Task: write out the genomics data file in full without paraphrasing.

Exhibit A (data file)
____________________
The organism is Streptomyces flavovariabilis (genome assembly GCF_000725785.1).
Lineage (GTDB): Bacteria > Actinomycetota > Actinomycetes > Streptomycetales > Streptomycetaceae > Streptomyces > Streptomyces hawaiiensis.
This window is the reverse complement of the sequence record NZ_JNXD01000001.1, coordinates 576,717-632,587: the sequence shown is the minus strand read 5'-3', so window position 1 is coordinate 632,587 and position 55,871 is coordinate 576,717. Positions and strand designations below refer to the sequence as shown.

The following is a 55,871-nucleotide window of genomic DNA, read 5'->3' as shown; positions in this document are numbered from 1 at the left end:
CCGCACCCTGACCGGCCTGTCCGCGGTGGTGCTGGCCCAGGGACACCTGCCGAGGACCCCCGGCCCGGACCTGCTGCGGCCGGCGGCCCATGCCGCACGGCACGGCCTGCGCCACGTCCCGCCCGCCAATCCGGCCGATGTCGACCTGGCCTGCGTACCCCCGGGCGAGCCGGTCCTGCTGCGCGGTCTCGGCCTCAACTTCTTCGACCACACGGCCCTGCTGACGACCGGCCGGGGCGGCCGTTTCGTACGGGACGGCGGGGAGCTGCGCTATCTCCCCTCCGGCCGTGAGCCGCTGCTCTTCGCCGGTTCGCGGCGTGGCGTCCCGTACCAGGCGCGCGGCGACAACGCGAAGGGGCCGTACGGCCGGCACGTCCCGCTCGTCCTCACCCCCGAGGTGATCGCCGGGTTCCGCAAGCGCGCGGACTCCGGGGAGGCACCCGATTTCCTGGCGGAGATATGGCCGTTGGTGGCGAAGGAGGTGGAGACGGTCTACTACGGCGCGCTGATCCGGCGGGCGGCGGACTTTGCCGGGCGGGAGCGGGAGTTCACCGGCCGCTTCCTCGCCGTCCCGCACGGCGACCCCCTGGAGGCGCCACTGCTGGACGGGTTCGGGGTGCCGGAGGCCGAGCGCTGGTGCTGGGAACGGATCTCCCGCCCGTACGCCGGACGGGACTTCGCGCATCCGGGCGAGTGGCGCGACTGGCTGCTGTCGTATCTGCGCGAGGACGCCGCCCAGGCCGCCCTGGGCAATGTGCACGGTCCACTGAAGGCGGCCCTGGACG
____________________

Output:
The organism is Streptomyces flavovariabilis (genome assembly GCF_000725785.1).
Lineage (GTDB): Bacteria > Actinomycetota > Actinomycetes > Streptomycetales > Streptomycetaceae > Streptomyces > Streptomyces hawaiiensis.
This window is the reverse complement of the sequence record NZ_JNXD01000001.1, coordinates 576,717-632,587: the sequence shown is the minus strand read 5'-3', so window position 1 is coordinate 632,587 and position 55,871 is coordinate 576,717. Positions and strand designations below refer to the sequence as shown.

The following is a 55,871-nucleotide window of genomic DNA, read 5'->3' as shown; positions in this document are numbered from 1 at the left end:
CCGCACCCTGACCGGCCTGTCCGCGGTGGTGCTGGCCCAGGGACACCTGCCGAGGACCCCCGGCCCGGACCTGCTGCGGCCGGCGGCCCATGCCGCACGGCACGGCCTGCGCCACGTCCCGCCCGCCAATCCGGCCGATGTCGACCTGGCCTGCGTACCCCCGGGCGAGCCGGTCCTGCTGCGCGGTCTCGGCCTCAACTTCTTCGACCACACGGCCCTGCTGACGACCGGCCGGGGCGGCCGTTTCGTACGGGACGGCGGGGAGCTGCGCTATCTCCCCTCCGGCCGTGAGCCGCTGCTCTTCGCCGGTTCGCGGCGTGGCGTCCCGTACCAGGCGCGCGGCGACAACGCGAAGGGGCCGTACGGCCGGCACGTCCCGCTCGTCCTCACCCCCGAGGTGATCGCCGGGTTCCGCAAGCGCGCGGACTCCGGGGAGGCACCCGATTTCCTGGCGGAGATATGGCCGTTGGTGGCGAAGGAGGTGGAGACGGTCTACTACGGCGCGCTGATCCGGCGGGCGGCGGACTTTGCCGGGCGGGAGCGGGAGTTCACCGGCCGCTTCCTCGCCGTCCCGCACGGCGACCCCCTGGAGGCGCCACTGCTGGACGGGTTCGGGGTGCCGGAGGCCGAGCGCTGGTGCTGGGAACGGATCTCCCGCCCGTACGCCGGACGGGACTTCGCGCATCCGGGCGAGTGGCGCGACTGGCTGCTGTCGTATCTGCGCGAGGACGCCGCCCAGGCCGCCCTGGGCAATGTGCACGGTCCACTGAAGGCGGCCCTGGACG